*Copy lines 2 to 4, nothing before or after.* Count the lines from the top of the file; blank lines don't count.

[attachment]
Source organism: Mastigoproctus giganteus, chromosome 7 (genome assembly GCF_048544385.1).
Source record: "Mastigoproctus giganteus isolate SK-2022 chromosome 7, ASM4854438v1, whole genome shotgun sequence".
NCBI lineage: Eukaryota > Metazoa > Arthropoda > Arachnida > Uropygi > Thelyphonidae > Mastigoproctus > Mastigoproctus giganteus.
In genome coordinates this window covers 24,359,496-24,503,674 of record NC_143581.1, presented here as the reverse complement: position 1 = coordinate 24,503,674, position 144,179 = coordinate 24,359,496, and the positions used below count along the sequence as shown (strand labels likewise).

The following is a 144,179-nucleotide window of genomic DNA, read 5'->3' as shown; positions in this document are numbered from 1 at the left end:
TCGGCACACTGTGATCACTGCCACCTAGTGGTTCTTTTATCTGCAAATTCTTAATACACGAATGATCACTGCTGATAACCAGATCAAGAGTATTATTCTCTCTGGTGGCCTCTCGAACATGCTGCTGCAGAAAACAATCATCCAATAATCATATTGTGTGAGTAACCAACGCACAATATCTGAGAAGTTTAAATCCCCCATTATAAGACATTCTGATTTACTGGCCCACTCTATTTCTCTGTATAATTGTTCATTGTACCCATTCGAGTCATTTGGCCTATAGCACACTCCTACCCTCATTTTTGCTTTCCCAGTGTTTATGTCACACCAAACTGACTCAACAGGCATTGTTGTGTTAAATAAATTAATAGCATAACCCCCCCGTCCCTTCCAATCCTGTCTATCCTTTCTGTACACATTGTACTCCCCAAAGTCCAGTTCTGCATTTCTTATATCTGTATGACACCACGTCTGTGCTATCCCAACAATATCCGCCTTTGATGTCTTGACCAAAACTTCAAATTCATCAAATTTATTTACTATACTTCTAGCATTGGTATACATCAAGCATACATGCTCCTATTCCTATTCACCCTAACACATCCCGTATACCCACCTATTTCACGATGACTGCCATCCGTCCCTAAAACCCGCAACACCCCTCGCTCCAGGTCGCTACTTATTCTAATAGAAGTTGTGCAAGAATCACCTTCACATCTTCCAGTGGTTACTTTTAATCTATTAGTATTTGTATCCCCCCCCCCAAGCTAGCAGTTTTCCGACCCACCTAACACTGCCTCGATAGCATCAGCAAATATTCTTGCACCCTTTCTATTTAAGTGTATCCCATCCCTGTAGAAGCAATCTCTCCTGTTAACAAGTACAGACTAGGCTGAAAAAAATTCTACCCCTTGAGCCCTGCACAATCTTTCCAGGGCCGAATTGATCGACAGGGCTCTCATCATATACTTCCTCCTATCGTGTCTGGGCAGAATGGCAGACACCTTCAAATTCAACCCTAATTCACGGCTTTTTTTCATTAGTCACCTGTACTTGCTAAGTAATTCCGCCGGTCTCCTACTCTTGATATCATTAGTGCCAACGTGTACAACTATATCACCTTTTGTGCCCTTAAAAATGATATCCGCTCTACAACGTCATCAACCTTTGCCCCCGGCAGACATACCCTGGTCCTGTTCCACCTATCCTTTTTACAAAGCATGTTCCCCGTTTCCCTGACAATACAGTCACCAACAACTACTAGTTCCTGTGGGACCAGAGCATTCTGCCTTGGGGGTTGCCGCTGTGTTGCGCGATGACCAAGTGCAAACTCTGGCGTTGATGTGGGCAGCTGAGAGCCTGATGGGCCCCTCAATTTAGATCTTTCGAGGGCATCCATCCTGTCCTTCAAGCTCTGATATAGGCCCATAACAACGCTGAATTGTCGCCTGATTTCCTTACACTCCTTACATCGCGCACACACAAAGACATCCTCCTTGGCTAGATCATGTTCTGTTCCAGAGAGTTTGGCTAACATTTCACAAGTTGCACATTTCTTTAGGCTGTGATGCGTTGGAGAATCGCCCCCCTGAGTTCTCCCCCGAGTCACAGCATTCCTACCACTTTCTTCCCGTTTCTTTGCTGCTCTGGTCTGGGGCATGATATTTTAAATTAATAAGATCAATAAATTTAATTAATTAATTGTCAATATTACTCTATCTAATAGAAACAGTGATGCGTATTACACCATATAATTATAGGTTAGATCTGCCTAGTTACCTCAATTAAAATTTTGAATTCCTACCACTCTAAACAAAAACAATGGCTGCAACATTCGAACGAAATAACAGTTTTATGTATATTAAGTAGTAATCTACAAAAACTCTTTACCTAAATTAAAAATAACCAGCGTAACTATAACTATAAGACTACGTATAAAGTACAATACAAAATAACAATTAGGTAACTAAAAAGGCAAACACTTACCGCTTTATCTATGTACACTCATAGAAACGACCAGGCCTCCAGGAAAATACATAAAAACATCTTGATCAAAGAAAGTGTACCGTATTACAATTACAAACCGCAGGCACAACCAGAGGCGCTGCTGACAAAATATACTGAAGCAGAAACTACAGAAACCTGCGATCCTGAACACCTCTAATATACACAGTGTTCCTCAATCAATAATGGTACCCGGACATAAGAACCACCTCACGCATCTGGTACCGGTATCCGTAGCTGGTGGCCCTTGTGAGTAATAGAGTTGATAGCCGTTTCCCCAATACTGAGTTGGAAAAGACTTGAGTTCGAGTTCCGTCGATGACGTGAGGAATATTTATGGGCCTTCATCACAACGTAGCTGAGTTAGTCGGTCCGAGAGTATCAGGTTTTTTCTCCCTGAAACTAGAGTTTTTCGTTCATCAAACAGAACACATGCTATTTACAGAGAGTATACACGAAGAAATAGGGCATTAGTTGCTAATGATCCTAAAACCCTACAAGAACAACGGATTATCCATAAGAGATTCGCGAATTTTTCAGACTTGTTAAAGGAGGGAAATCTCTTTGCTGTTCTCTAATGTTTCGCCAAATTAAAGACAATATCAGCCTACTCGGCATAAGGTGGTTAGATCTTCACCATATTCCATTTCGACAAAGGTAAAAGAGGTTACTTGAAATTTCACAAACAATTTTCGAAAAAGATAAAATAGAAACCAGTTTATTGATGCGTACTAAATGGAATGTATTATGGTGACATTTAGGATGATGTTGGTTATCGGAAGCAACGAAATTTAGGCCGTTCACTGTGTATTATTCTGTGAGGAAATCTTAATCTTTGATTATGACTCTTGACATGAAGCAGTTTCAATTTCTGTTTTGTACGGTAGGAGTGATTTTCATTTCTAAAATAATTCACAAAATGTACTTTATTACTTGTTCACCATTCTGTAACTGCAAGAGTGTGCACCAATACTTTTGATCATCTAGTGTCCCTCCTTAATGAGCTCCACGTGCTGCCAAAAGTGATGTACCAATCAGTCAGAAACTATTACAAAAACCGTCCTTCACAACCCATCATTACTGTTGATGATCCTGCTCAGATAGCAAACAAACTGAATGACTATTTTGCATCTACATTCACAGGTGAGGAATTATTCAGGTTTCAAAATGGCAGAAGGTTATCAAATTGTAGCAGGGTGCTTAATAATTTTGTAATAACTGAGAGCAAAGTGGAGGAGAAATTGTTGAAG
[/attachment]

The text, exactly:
Source record: "Mastigoproctus giganteus isolate SK-2022 chromosome 7, ASM4854438v1, whole genome shotgun sequence".
NCBI lineage: Eukaryota > Metazoa > Arthropoda > Arachnida > Uropygi > Thelyphonidae > Mastigoproctus > Mastigoproctus giganteus.
In genome coordinates this window covers 24,359,496-24,503,674 of record NC_143581.1, presented here as the reverse complement: position 1 = coordinate 24,503,674, position 144,179 = coordinate 24,359,496, and the positions used below count along the sequence as shown (strand labels likewise).